The Olseth Family Foundation is working to improve community through support of the arts, education, the environment and the underserved.

How Can We “Stop” Climate Change?!

 

Special Zoom Webinar Event, Monday, November 8th, 7:00 p.m. CST

After a summer marked by wildfires, air quality alerts, droughts, and heatwaves, we could all use a little hope when it comes to climate change. In the midst of this fall’s global climate summit (COP 26), please join us for a solutions-focused event, featuring a talk by Dr. Jonathan Foley, the executive director of Project Drawdown. On the evening of Monday, November 8, Dr. Foley will deliver an inspiring presentation: “Achieving Drawdown: A Hopeful, Science-Based Approach to Stop Climate Change.

 

Register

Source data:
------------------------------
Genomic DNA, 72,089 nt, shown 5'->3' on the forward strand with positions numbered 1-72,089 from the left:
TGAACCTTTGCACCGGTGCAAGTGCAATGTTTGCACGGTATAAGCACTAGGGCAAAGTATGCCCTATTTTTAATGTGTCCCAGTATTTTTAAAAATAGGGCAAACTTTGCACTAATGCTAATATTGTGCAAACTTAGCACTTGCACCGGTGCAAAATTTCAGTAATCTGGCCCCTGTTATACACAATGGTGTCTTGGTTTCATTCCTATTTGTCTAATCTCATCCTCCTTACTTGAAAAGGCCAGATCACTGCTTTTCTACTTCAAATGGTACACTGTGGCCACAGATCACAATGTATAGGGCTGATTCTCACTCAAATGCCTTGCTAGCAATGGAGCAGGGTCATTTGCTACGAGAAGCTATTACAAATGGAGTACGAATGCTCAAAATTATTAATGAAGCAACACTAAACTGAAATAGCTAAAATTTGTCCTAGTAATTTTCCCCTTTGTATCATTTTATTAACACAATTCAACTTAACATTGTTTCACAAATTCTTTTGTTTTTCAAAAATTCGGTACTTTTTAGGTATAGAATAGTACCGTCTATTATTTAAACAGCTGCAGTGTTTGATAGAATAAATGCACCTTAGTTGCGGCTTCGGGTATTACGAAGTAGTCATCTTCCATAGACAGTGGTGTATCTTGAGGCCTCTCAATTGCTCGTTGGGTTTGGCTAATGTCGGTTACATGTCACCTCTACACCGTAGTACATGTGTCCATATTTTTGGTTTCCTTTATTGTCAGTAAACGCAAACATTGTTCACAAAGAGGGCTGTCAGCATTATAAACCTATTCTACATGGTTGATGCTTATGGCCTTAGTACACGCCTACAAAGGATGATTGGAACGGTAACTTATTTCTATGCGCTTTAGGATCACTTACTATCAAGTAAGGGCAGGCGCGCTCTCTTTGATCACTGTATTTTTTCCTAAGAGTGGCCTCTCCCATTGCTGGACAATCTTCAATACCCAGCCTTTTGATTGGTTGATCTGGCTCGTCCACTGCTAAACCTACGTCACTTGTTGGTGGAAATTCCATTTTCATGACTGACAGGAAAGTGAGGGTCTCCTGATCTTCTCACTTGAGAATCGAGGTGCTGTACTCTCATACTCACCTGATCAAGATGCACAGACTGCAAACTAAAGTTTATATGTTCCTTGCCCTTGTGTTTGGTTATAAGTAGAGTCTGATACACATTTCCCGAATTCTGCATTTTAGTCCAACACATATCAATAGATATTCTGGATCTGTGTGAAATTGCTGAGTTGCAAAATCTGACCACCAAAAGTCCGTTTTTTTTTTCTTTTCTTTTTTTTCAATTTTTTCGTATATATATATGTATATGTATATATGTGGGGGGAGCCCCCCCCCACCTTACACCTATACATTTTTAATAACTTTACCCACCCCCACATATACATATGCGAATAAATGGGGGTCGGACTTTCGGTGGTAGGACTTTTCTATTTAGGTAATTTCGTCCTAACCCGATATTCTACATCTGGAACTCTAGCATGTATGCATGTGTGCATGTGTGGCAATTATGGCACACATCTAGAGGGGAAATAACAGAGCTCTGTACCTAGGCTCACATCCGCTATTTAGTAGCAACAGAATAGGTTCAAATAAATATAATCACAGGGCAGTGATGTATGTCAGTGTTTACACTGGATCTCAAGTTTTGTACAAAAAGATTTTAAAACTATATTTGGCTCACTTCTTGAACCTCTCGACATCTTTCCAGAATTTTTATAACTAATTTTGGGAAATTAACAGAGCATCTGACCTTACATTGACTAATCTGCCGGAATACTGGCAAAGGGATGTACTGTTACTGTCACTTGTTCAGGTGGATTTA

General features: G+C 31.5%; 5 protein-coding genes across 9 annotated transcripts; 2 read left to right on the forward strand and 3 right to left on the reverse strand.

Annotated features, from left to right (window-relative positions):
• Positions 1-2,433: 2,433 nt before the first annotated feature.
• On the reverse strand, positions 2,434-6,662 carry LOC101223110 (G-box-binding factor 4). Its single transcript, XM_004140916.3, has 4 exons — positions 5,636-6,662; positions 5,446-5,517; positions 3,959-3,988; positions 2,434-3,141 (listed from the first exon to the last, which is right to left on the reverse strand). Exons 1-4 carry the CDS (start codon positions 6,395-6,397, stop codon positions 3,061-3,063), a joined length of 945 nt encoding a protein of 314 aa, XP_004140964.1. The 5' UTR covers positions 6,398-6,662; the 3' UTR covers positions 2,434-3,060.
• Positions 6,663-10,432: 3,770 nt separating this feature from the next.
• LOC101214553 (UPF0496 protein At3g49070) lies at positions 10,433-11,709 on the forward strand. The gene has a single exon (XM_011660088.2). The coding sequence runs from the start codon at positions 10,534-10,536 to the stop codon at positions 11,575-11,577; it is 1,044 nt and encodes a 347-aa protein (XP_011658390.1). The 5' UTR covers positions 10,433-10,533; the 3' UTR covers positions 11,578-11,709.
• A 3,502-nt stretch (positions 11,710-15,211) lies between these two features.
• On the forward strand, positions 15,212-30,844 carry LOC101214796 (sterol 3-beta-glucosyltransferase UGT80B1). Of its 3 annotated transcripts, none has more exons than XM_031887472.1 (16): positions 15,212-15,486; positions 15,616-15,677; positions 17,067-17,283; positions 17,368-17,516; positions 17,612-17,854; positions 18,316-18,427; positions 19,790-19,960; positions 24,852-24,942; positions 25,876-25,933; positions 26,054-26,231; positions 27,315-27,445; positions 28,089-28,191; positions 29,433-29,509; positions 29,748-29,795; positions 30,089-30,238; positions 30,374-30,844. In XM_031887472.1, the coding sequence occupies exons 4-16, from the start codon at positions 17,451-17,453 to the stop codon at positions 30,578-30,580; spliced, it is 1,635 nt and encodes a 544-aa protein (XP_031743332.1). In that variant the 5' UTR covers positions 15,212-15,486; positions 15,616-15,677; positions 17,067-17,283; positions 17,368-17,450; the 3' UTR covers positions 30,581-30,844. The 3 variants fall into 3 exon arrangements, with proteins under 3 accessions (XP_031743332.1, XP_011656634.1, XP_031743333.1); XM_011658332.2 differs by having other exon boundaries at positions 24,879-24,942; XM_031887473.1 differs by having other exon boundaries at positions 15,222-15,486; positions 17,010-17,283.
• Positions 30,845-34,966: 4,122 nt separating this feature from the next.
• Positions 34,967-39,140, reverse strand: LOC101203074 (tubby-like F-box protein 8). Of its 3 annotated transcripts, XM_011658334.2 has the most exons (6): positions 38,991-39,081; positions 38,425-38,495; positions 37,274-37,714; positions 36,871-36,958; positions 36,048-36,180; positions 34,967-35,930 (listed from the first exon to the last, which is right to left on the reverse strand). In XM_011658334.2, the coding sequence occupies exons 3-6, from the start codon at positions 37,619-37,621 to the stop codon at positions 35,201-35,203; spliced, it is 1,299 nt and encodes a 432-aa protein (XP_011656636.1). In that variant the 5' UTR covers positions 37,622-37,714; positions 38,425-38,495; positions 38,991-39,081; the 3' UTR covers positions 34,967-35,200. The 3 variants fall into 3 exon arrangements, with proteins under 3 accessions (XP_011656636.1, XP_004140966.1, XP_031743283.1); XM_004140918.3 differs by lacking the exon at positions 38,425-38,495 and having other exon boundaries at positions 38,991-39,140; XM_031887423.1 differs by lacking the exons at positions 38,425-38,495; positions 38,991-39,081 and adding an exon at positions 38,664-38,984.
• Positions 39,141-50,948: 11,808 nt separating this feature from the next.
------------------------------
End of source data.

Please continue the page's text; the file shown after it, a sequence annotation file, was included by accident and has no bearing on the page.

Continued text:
The event is free and will be broadcast live via a Zoom webinar. To save a spot, please click here to register.

Register early! The webinar can accommodate up to 1,000 participants. However, if it happens to fill up well in advance of the event, it will be co-broadcast live via YouTube, with the link posted here.

Dr. Jonathan Foley

Saturday Academy Provides
Apprenticeships in Science and Engineering (ASE)

 

The Apprenticeships in Science and Engineering (ASE) program provides high school students with a meaningful, professional experience through summer internships in STEM careers. The Olseth Family Foundation is excited to support this particular program because it provides interns the opportunity to work alongside STEM mentors on real-world projects, while earning a stipend.  Not only do students learn valuable vocational skills, but they have the opportunity to explore their interests, gain confidence and develop a professional network. The students come out of the ASE program with 8 weeks of full-time, professional experience in a real-world laboratory or office. College or trades-bound participants go on to their next course of study with a better understanding of potential career paths. The impact the program has on youth resonates beyond the summer, as many interns go on to pursue careers in the STEM disciplines.